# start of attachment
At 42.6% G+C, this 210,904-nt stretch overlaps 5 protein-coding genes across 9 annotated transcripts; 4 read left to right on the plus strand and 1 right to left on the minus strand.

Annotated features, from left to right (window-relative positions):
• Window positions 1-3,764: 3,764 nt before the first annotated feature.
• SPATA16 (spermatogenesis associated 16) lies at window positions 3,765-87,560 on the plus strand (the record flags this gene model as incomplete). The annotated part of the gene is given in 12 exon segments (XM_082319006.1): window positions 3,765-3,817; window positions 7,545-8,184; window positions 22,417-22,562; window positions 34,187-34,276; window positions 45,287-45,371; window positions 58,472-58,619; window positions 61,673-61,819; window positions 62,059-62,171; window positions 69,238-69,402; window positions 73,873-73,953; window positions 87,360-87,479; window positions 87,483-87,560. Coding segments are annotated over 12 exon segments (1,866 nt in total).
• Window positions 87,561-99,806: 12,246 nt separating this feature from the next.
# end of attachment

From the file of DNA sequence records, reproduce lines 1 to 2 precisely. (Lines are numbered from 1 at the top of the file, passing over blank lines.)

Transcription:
At 42.6% G+C, this 210,904-nt stretch overlaps 5 protein-coding genes across 9 annotated transcripts; 4 read left to right on the plus strand and 1 right to left on the minus strand.

Annotated features, from left to right (window-relative positions):